More articles by
Yacov Ben Efrat
Obama’s Turkish Delight
Throughout Obama’s three day visit, we couldn’t understand what the hell he came for. What brings an American president to Israel just two days after a new government is formed, while in the US a fateful debate is raging over the budget and economic policy? For three days we searched for the afikoman Obama had hidden, with no success. But just a few seconds after Obama boarded Air Force One to Jordan, the announcement went out: Netanyahu had spoken with Turkish Prime Minister Recep Tayyip Erdogan, and apologized. The strategic relations between Israel and Turkey were renewed with Obama’s mediation, and the US president chalked up a gigantic strategic achievement.
Even before embarking on his current tour of the region, Obama indicated once again that the Palestinian issue is not high on his agenda and announced that he does not come with any new initiative. During his time here he managed to visit nearly every corner, distributing smiles left and right as he attempted to win over public opinion and prove that everything we thought we knew about him is wrong. And yet we still didn’t understand the purpose of the visit. For a moment it seemed that his speech at the Jerusalem International Convention Center in front of hundreds of students, in which he described the occupation as immoral, would be the crowning glory of the tour. Indeed, Obama explained what many have long since forgotten. My friends, he said, the occupation is alive and kicking, and it is very immoral. You have to do something about it!
Obama’s visit to the Palestinian Authority took just a few hours. This was sufficient, because there’s not much to see – technological achievements aren’t outstanding, there are no museums and Palestine has no Yad Vashem. If Obama had nevertheless made an effort to wander about a little, he would have come up against roadblocks, forlorn poverty and unemployment. This, of course, he has no wish to see. After all, who would want to see the tragic results of a deliberate policy? Preferable by far to have one’s photo taken in front of the Western Wall or Church of the Nativity. In the short time he granted President Mahmoud Abbas (Abu Mazen), he clarified what the US administration expects from the Palestinian leader: he must negotiate immediately with Netanyahu without any preconditions, and the Palestinian demand for an end to settlement building must be dropped. Obama and Netanyahu have joined forces, and things will not be the same again.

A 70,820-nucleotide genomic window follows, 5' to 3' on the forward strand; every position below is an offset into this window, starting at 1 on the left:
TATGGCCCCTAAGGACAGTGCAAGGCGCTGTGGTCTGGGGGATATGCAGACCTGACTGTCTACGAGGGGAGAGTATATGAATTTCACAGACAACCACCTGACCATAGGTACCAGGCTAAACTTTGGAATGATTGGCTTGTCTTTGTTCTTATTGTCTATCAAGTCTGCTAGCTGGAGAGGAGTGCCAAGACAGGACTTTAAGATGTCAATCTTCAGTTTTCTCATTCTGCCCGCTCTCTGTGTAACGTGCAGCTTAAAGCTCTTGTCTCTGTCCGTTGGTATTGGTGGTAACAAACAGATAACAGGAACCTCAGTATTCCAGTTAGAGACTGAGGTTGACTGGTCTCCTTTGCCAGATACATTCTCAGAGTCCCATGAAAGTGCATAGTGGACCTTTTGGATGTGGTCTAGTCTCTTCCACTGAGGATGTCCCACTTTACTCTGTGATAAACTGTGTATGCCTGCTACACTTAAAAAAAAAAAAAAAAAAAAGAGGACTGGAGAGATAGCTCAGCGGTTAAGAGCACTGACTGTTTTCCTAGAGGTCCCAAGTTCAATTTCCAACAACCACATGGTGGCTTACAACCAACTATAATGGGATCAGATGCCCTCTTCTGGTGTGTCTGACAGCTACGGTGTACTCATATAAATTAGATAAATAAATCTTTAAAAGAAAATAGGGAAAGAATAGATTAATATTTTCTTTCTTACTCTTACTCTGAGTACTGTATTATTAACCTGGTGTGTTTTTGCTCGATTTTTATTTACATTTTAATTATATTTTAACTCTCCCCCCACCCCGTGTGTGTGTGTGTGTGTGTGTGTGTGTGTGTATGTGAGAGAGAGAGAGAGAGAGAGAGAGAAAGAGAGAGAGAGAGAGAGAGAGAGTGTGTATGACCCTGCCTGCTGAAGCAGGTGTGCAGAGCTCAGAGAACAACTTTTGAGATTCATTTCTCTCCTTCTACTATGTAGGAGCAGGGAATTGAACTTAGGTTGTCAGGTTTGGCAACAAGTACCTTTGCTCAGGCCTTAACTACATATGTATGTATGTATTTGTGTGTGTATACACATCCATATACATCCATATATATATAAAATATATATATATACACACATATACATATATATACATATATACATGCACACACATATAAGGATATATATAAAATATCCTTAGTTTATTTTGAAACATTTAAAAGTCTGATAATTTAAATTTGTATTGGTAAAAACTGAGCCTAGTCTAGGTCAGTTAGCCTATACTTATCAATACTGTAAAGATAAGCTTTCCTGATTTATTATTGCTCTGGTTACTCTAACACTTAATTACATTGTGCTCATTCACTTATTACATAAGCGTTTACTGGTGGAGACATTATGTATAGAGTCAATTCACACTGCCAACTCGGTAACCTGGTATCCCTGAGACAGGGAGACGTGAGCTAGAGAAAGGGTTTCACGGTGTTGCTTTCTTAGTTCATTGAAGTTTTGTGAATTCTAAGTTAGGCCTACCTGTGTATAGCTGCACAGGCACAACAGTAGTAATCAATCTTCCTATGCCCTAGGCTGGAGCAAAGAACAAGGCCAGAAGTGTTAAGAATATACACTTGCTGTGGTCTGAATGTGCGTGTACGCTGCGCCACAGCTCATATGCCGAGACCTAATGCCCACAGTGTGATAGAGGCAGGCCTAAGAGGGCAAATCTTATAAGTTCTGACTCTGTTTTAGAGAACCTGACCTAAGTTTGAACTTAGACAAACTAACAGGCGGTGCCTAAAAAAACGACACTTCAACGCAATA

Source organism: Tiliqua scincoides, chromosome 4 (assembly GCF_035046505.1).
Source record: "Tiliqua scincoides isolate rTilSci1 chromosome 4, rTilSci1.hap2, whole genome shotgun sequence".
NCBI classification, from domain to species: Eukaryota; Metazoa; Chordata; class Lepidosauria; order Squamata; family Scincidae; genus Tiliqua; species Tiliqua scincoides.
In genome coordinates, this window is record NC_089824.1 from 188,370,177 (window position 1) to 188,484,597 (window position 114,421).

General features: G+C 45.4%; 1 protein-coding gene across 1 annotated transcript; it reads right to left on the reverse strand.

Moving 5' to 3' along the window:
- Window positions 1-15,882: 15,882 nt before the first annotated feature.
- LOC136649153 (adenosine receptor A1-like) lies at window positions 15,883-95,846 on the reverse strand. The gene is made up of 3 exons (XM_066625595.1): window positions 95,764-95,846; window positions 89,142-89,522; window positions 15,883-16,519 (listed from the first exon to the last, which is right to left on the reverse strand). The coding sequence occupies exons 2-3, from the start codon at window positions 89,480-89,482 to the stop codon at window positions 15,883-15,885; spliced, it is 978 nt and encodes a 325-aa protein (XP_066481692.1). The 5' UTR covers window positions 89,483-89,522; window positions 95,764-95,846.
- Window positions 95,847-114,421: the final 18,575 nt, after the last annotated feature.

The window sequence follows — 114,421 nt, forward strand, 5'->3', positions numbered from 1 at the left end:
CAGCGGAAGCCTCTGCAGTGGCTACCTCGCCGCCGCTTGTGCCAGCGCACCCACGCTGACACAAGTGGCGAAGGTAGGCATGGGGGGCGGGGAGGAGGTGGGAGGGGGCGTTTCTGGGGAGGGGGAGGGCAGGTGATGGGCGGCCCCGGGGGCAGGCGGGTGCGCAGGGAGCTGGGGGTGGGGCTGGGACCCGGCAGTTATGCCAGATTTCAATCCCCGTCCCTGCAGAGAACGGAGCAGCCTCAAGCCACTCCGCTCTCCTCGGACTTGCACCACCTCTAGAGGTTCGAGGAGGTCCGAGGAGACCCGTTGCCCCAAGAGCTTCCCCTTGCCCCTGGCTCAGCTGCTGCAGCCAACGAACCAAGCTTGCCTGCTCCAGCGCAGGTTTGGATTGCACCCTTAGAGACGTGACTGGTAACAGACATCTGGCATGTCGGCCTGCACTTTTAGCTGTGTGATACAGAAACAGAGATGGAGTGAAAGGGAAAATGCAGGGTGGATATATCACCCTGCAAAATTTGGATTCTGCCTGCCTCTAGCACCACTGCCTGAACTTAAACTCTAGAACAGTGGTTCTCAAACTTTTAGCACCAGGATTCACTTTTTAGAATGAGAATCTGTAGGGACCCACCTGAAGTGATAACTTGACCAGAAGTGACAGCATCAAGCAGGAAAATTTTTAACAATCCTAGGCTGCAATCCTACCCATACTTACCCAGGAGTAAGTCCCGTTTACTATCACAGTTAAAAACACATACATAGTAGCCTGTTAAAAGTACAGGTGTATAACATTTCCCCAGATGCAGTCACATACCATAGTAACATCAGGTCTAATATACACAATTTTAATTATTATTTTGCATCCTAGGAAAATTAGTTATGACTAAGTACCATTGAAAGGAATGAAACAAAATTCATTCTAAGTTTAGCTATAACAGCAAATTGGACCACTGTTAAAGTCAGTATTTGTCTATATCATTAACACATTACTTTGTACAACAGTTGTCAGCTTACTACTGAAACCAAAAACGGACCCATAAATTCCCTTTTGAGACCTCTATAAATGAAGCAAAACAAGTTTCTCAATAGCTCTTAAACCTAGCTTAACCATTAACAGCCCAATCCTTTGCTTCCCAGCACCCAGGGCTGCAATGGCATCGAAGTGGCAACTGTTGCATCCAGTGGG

The new rules of the game
This message was conveyed to Erdogan too. During US Secretary of State John Kerry’s last visit to Ankara, he explained the new rules of the game to Erdogan, and hinted that he should change his behavior. Comparisons between Zionism and fascism, he said, undermine relations between Turkey and Israel, which now have common interests in light of the effect that Assad's fall in Syria may have on the region – especially Lebanon, Turkey, Israel and Jordan.
The Arab Spring has certainly reshuffled the cards. Erdogan’s grandiose plan to rebuild the Ottoman Empire has proved a total failure. Syria, once friendly to Turkey, has become a bitter enemy; Hamas has transferred its loyalty from Syria to Egypt; and Iranian funds have been replaced by funding from Qatar. This is what goaded Turkey to settle affairs at home; talks with the Kurds were duly begun.
Before receiving Netanyahu’s call, Erdogan called Hamas Prime Minister Ismail Haniyeh in Gaza and asked permission to renew relations with Israel. Haniyeh acquiesced, even though Netanyahu made no formal commitment to lift the naval blockade of Gaza. This did not stop Hamas politburo chief Khaled Mashal from sounding a note of victory and presenting Jerusalem’s apology as proof that only with force can the Zionists be brought to their knees.
The apology exposes the hypocrisy of all the sides involved, and in particular the political nature of the Marmara affair. All Erdogan wanted to do was restore past glory and establish Turkey’s standing in the Middle East after the European Union rejected Turkey’s request for membership. All Mashal wanted was to strengthen his regime in Gaza at the expense of the Palestinian Authority. As for Israel, all it wanted was to perpetuate its hold of the West Bank while strengthening its alliance with Egypt, Saudi Arabia and Jordan.